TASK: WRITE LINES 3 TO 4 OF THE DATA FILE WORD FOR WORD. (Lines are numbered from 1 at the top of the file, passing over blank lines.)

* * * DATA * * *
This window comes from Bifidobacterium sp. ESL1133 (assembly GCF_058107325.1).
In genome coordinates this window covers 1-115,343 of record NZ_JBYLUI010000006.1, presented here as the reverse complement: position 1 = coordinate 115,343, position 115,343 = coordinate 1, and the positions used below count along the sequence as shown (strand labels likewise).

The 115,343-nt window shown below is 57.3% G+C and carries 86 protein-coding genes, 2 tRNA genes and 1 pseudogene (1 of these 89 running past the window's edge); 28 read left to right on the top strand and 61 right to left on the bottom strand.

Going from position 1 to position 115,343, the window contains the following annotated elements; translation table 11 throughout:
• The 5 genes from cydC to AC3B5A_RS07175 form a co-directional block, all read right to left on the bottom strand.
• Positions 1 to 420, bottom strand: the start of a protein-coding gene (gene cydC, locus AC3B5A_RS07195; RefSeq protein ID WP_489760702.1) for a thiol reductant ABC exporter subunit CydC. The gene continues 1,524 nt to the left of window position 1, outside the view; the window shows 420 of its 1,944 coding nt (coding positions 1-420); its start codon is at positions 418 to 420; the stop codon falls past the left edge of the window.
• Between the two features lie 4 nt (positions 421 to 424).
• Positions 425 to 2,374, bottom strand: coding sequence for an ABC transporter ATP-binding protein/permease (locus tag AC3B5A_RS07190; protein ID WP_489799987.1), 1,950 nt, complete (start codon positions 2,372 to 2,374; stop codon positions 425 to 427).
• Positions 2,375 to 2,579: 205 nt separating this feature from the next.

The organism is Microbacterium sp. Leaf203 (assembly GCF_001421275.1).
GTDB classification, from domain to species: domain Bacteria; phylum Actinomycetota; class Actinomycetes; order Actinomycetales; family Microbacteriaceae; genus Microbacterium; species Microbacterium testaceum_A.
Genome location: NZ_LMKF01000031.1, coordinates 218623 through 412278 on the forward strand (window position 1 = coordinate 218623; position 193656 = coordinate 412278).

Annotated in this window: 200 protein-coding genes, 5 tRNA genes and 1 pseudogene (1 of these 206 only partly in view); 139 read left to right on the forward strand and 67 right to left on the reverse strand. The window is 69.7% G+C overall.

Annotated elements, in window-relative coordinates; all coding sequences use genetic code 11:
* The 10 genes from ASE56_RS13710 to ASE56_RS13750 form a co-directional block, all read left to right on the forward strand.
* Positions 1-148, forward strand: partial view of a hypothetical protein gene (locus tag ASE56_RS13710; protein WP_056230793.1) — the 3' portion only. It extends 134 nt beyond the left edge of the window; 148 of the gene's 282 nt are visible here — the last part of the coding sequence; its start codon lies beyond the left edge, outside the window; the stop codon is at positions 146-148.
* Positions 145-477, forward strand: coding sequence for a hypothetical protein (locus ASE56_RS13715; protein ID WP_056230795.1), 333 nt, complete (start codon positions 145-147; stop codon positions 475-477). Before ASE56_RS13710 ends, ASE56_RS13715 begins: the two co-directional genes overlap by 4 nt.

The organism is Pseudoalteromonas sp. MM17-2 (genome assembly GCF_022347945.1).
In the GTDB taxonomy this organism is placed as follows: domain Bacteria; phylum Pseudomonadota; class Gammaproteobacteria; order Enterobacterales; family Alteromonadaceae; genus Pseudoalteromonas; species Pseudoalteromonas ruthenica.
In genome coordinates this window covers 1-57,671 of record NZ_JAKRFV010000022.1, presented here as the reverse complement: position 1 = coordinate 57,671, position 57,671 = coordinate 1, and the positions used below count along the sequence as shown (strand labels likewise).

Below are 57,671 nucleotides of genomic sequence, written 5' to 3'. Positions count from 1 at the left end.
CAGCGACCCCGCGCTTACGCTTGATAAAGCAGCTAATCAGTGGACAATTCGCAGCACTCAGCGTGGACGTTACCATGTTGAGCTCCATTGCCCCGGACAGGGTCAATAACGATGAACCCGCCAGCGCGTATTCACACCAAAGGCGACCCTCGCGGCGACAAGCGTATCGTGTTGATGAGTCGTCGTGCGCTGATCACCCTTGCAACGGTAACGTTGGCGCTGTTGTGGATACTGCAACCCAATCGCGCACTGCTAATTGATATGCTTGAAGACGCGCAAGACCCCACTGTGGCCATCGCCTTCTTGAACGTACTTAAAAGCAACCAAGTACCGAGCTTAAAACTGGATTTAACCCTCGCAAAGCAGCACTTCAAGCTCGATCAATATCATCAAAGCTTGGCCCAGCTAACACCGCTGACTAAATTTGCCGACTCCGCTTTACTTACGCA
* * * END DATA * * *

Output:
The 115,343-nt window shown below is 57.3% G+C and carries 86 protein-coding genes, 2 tRNA genes and 1 pseudogene (1 of these 89 running past the window's edge); 28 read left to right on the top strand and 61 right to left on the bottom strand.

Going from position 1 to position 115,343, the window contains the following annotated elements; translation table 11 throughout: